At the swap, stick around to learn about both ends of the gardening year, from sowing to harvest–and beyond. There will be short workshops on seed saving and other gardening topics. If you learn to save some of your own seeds at harvest time, you can make a deposit to the library’s seed supply at next year’s swap!

Tilth Alliance, Seattle Tree Fruit Society, Sustainable Ballard and the PNA Tool Lending Library will be on hand to share information and more gardening opportunities. Also, there will be a table of seed catalogs and books for research, and a table with supplies for cleaning and processing your seed.

Bring your edible garden seed to share if you have it. It can be commercial or home-grown seed, but please follow these guidelines:

  • Share only seeds of edible plants that your fellow gardeners would grow from seed, such as annual vegetables, herbs, and edible flowers.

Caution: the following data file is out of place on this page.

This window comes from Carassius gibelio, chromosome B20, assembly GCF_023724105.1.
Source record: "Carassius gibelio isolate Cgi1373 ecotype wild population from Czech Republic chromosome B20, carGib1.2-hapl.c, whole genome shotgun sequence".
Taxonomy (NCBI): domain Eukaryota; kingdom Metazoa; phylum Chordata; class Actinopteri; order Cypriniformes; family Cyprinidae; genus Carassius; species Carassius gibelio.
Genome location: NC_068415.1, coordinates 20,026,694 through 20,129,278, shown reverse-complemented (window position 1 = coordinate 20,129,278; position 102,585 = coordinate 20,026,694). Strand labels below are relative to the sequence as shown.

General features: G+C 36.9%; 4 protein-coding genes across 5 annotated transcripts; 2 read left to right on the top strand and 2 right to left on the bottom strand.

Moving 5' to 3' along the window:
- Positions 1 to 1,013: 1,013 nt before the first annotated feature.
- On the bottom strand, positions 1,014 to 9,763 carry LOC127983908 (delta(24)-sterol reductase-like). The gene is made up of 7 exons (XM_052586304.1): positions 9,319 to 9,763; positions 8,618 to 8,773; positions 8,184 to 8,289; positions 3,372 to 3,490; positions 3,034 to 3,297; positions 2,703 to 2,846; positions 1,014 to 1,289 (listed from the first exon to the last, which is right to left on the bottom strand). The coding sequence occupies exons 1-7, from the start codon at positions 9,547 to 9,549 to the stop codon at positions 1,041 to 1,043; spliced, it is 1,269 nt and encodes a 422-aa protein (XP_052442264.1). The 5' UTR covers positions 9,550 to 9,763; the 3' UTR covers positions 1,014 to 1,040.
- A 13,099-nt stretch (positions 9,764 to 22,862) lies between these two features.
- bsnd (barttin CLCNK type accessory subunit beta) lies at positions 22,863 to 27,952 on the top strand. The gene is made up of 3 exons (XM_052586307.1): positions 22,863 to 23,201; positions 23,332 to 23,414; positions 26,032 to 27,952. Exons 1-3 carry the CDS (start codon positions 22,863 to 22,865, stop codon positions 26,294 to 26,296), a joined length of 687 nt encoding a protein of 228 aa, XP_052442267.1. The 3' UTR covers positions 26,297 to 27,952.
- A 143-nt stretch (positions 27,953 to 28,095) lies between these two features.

• If donating packaged seed, it should be organic or open-pollinated or heirloom.
  • If donating home-saved seed, please clean it off the stems or stalks and bring only the seed.
  • You can clean your seed at the swap. We will have screens, and buckets available.
  • All shared seed should be fresh, within three years of purchase or saving.
  • Please label all donations with seed type, variety if known, and year it was grown/saved.
Purple peas in flower

We hope you can join us to learn and share the joys of growing our own food from seed. The seed swaps are free and open to all.

See event updates on our Facebook event page.